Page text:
2017 Defense Stock Wrap
It was a good year on Wall Street for aerospace and defense firms, which ended 2017 up “an impressive” 40 percent (the S&P rose “just” 20 percent), writes Vertical Research Partners A&D analyst Rob Stallard. The big winner was Boeing, whose 89 percent gain was also buoyed by strong commercial revenues, but other defense gainers included Orbital ATK (which is being purchased by Northrop Grumman) up 50 percent; Northrop and Raytheon, each up 32 percent; and General Dynamics, up 18 percent. Globally, defense shares were up 22 percent globally — but while U.S. defense stocks were up 27 percent, shares of EU-based firms fell 7 percent, dragged down by one of the biggest decliners of 2017: Leonardo, down 26 percent. (A big U.S. decliner was Engility, which lost 16 percent.) As for the federal IT sector? That rose 9 percent, Stallard writes, paced by Leidos’ 26-percent gain.
Big Purchase of Small Bombs
The U.S. Air Force (on behalf of Saudi Arabia, Japan, Israel, the Netherlands, South Korea and Singapore) placed a $193 million order for 6,000 Small Diameter Bombs from Boeing. About $100 million will be paid by the foreign countries.
Raytheon received a $634 million contract for AMRAAM missiles for Japan, Korea, Morocco, Poland, Indonesia, Romania, Spain, Turkey, Bahrain and Qatar.
Lockheed Martin secured a $110 million deal from the Air Force Research Lab to develop a networked, “low-cost” cruise missile called Gray Wolf. “Gray Wolf will operate in highly contested environments, and will be capable of collaborative, networked ‘swarming’ behaviors to address air-defense system threats,” the company said in a statement. The weapon is being designed for the F-16, F-15, F/A-18, B-1B, B-2, and B-52, Lockheed said.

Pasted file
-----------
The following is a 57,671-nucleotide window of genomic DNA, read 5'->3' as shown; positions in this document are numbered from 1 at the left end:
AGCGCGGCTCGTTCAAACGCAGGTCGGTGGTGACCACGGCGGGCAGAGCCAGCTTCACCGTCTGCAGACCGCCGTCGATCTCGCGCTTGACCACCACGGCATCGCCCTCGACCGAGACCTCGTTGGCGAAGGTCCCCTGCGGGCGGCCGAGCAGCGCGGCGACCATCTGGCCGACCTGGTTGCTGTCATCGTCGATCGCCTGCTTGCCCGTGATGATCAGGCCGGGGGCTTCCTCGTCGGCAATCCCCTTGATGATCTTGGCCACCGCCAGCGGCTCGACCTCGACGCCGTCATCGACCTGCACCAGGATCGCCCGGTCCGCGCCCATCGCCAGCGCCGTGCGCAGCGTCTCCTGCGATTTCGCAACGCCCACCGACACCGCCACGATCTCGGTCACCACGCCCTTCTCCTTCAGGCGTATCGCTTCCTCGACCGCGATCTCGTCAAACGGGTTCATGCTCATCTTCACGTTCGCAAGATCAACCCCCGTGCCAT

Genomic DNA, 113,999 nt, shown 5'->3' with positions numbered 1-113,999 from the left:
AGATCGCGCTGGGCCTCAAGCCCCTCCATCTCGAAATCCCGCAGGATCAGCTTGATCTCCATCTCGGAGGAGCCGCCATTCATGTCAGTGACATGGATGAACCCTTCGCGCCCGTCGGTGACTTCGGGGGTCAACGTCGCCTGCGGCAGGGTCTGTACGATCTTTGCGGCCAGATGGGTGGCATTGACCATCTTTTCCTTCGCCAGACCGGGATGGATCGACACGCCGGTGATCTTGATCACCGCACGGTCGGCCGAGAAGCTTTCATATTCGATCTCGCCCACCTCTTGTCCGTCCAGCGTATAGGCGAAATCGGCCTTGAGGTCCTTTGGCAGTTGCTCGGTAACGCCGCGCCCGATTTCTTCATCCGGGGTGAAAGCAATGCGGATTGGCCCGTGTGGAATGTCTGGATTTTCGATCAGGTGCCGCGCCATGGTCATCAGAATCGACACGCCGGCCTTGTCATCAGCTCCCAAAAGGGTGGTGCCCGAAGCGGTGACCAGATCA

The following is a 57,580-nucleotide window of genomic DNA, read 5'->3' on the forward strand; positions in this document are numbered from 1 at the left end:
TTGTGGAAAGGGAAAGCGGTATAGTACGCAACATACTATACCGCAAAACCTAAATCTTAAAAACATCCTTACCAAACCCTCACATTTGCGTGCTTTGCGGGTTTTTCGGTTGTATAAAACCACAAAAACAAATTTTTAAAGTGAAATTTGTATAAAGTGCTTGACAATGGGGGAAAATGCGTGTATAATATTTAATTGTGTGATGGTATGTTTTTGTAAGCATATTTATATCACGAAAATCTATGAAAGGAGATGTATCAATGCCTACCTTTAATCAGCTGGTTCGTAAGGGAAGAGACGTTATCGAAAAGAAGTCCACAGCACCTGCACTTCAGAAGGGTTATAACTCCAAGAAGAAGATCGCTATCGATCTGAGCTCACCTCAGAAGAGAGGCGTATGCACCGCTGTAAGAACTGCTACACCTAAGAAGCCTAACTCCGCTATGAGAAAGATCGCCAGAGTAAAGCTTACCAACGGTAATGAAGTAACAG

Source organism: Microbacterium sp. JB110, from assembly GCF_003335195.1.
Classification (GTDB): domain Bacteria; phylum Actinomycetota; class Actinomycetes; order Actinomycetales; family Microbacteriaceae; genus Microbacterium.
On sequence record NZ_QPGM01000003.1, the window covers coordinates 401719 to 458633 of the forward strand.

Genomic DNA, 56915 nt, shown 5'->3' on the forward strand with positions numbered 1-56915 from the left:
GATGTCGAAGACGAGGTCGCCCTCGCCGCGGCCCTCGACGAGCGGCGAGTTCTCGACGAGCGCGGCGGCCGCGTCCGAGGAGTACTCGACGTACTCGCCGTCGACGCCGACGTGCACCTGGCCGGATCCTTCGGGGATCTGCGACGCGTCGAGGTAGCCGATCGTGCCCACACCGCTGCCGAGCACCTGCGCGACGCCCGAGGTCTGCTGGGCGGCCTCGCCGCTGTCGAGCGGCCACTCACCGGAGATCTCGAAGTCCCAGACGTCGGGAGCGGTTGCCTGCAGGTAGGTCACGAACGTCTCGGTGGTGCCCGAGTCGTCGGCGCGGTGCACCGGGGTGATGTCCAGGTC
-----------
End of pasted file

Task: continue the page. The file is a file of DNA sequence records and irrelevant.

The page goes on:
Boeing’s Big Christmas Presents
Just before Washington shut down for the Christmas week, Boeing received a long-awaited $6 billion order for 36 F-15s from Qatar. The Gulf state is expected to get all of its planes by the end of 2022. Boeing also got a $288 million order from Japan for a KC-46 tanker. It’s the first foreign sale of the plane (which it still hasn’t delivered to its main customer, the U.S. Air Force). Japan already has four KC-767J tankers. Of note: 16 percent of the 767 (the aircraft the KC-46 is based on) is “made with Japan,” Boeing said.
Lockheed’s Big Christmas Present
That would be a $7 billion deal to upgrade and sustain the F-22 Raptor over the next 10 years.
Circle These Dates
- Jan. 9: The three-day Surface Navy Association annual symposium kicks off. Expect to hear more about the 355-ship Navy.
- Jan. 19: As noted above, that is the date the current continuing resolution that funds the government expires. If Congress does not pass another CR or full-year budget deal, the government shuts down.
- The big defense firms begin reporting 2017 fourth quarter earnings beginning the week of Jan. 22. Expect to hear questions from investors about tax reform and the state of the U.S. defense budget.
- Jan. 30: President Trump gives his first State of the Union address.
President Trump plans to nominate Will Roper — head of the Pentagon’s Strategic Capabilities Office (the shop that looks to make existing weapons more lethal) — to become assistant secretary of the Air Force for acquisition. The Air Force has not had a Senate-confirmed person in this position since Bill Laplante stepped down in 2015. Our Caroline Houck has a look at what Roper’s departure could mean for the future of the Strategic Capabilities Office.
The Senate confirmed former Lockheed Martin executive John Rood, as undersecretary of defense for policy. At Lockheed, Rood was senior vice president of Lockheed Martin International, a position, the company announced, he would be resigning from soon.